The International Panel of Experts on Sustainable Food Systems (IPES-Food) has released a valuable new report in collaboration with the ETC Group.
This details future scenarios for food systems globally, provides some rich ideas for ensuring a fairer, sustainable food future and lays out major challenges for civil society. IPESFood is an independent panel of experts with a mission to promote transition to sustainable food systems around the world.
In the report, the authors outline where we are at now, with multiple crises and issues, and map out two highly different futures for food systems in flux. One under “agribusiness-as-usual” control of the food system is largely handed over to data platforms, private equity firms, and e-commerce giants, putting the food security of billions “at the mercy of high-risk, AI-controlled farming systems, and accelerating environmental breakdown”. We are already seeing how the “‘silver bullet solutions”, the report describes, like vertical farms and zero land proteins, are irresistible to policymakers desperate for solutions. The authors anticipate a major acceleration of the land, sea, water and resource grabs to take control and make profits secure. Consumers and citizens are increasingly tracked and digitised and have to make sense of increasingly opaque supply chains and a dizzying array of food claims.
The alternative scenario the describe for 2025 is called “Civil society as Unusual”. Civil society seizes the initiative, developing deeper, wider, and more effective collaborations than ever before. The approach is called ‘A Long Food Movement’ and the authors suggest that civil society – in its diversity of forms and scales of action – can be a powerful change-maker. They describe four different interrelated pathways (and detail the opportunities for action within them) of food systems reform and transformation:
- Rooting food systems in diversity, agroecology, and human rights;
- Transforming governance structures;
- Shifting financial flows; and
- Rethinking the modalities of civil society collaboration.
Some of the key strategies include diverting funds from major commodity subsidies, research expenditures and ‘niche’ budget lines to small-scale food producers and supporting short supply chains and territorial markets. They inlcude levying taxes on junk food, toxins, CO2 and the revenues of multinationals and adopting emergency food security measures that supersede trade and intellectual property rules.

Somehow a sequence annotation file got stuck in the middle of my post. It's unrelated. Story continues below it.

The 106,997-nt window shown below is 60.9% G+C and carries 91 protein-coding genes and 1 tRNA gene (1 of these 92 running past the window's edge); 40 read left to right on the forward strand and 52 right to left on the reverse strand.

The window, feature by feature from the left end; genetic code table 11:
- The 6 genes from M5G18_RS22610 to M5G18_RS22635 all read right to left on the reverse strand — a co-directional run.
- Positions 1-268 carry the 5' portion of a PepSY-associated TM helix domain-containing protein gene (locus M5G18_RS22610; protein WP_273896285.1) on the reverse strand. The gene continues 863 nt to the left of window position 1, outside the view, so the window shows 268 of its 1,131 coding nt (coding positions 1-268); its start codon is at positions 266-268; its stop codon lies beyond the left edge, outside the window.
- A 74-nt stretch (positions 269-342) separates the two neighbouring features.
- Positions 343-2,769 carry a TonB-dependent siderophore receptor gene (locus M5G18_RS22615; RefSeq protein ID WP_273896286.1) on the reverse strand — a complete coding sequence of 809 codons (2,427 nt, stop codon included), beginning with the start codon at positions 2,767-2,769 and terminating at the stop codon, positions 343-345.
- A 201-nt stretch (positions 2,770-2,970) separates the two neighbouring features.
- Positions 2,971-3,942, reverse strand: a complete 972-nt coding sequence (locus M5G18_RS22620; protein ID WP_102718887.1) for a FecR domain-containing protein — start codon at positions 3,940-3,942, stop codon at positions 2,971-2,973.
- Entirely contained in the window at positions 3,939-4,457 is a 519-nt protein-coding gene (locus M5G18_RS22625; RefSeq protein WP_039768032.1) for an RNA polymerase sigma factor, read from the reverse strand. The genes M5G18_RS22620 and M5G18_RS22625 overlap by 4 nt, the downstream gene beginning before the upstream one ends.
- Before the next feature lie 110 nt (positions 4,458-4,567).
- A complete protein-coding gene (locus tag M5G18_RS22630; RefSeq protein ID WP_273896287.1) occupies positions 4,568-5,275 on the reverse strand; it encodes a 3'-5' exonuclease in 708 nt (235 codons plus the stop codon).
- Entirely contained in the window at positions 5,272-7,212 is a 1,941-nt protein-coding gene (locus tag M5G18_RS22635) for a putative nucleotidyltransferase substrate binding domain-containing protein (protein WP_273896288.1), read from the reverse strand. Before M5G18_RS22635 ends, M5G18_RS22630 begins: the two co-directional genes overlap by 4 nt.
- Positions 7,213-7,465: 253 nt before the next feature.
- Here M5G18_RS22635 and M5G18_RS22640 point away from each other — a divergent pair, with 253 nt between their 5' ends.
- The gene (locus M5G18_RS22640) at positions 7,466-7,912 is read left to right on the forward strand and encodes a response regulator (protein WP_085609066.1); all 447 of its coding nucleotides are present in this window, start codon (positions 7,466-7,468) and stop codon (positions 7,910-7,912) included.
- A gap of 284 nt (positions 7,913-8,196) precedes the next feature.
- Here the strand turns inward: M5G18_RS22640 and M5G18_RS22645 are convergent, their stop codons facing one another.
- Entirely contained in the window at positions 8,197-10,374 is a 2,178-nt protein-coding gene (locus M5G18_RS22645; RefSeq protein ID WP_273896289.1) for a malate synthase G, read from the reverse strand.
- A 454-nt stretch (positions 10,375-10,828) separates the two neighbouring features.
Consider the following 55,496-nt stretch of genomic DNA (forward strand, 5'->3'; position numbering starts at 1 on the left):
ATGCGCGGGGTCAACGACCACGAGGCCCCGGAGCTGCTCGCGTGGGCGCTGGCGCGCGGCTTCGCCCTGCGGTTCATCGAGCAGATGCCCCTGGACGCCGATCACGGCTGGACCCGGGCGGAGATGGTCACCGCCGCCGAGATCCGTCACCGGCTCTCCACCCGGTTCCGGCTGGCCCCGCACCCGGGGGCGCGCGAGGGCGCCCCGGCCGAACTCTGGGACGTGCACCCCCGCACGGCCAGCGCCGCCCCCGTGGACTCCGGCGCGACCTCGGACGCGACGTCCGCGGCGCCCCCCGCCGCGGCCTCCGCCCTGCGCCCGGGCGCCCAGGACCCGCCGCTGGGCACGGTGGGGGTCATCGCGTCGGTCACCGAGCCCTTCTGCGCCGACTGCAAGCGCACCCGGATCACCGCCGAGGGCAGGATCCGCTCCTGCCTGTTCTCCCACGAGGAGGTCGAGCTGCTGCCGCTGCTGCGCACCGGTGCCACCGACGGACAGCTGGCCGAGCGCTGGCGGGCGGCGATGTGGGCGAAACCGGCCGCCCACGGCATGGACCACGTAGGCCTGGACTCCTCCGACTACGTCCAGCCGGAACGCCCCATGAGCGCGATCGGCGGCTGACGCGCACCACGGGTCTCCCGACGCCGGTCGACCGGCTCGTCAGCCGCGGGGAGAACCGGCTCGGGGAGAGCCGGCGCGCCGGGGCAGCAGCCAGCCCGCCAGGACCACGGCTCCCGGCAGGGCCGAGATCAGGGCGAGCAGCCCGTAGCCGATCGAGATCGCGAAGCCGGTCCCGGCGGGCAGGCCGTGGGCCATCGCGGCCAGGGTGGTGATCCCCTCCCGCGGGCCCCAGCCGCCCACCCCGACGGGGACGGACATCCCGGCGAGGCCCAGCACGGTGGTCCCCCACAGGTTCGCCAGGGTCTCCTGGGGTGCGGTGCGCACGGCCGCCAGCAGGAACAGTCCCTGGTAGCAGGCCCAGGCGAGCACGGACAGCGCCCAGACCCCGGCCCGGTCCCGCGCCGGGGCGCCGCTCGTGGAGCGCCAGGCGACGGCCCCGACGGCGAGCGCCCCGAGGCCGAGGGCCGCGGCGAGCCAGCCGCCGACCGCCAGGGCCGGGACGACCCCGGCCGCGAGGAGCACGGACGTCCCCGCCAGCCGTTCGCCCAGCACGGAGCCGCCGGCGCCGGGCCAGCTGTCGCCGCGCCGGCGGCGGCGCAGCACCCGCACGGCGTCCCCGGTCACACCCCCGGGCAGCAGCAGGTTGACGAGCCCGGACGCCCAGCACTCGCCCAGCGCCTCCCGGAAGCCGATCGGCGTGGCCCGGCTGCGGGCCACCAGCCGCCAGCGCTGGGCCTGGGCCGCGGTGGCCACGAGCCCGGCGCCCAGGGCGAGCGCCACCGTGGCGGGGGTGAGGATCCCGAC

For Sustain and its members and partners, this is a valuable and detailed contribution to the debate on what direction we want and need the food system to go. This is at a critical time given the big destabilising impact of the pandemic alongside climate change and nature emergencies and likely major shifts in demographics and economies.
We need to decide, as a society, which route we want to take and then work to achieve it together and take power back on how food is produced, traded and eaten. Their second scenario could, the authors calculate “shift USD 4 trillion from the industrial chain to food sovereignty and agroecology, cut 75% of food systems’ GHG emissions, and deliver incalculable benefits to the lives and livelihoods of billions of people over the next 25 years.“
This is an attractive proposition but the authors quite rightly outline the risks involved but suggest we must take the risks to make the major changes needed.
The report is available to download and is well worth a read.
The International Panel of Experts on Sustainable Food Systems (IPES-Food) is an independent panel of experts with a mission to promote transition to sustainable food systems around the world. ETC Group (the Action Group on Erosion, Technology and Concentration) works to address the socioeconomic and ecological issues surrounding new technologies that could have an impact on the world’s poorest and most vulnerable people.
Published 14 Apr 2021
Sustainable Farming Campaign: Sustain encourages integration of sustainable food and farming into local, regional and national government policies.
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